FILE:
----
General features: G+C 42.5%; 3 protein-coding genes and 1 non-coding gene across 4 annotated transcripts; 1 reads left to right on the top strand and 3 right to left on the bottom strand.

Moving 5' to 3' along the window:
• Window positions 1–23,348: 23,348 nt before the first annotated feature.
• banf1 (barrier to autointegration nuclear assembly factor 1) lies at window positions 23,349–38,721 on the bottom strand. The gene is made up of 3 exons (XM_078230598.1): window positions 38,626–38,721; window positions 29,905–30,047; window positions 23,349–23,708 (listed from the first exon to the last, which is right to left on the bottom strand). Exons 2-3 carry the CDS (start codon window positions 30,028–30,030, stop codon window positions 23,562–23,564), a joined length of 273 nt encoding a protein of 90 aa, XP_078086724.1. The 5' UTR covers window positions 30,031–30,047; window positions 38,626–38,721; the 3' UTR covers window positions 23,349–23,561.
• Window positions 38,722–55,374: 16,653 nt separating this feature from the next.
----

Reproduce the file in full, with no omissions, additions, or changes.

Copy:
General features: G+C 42.5%; 3 protein-coding genes and 1 non-coding gene across 4 annotated transcripts; 1 reads left to right on the top strand and 3 right to left on the bottom strand.

Moving 5' to 3' along the window:
• Window positions 1–23,348: 23,348 nt before the first annotated feature.
• banf1 (barrier to autointegration nuclear assembly factor 1) lies at window positions 23,349–38,721 on the bottom strand. The gene is made up of 3 exons (XM_078230598.1): window positions 38,626–38,721; window positions 29,905–30,047; window positions 23,349–23,708 (listed from the first exon to the last, which is right to left on the bottom strand). Exons 2-3 carry the CDS (start codon window positions 30,028–30,030, stop codon window positions 23,562–23,564), a joined length of 273 nt encoding a protein of 90 aa, XP_078086724.1. The 5' UTR covers window positions 30,031–30,047; window positions 38,626–38,721; the 3' UTR covers window positions 23,349–23,561.
• Window positions 38,722–55,374: 16,653 nt separating this feature from the next.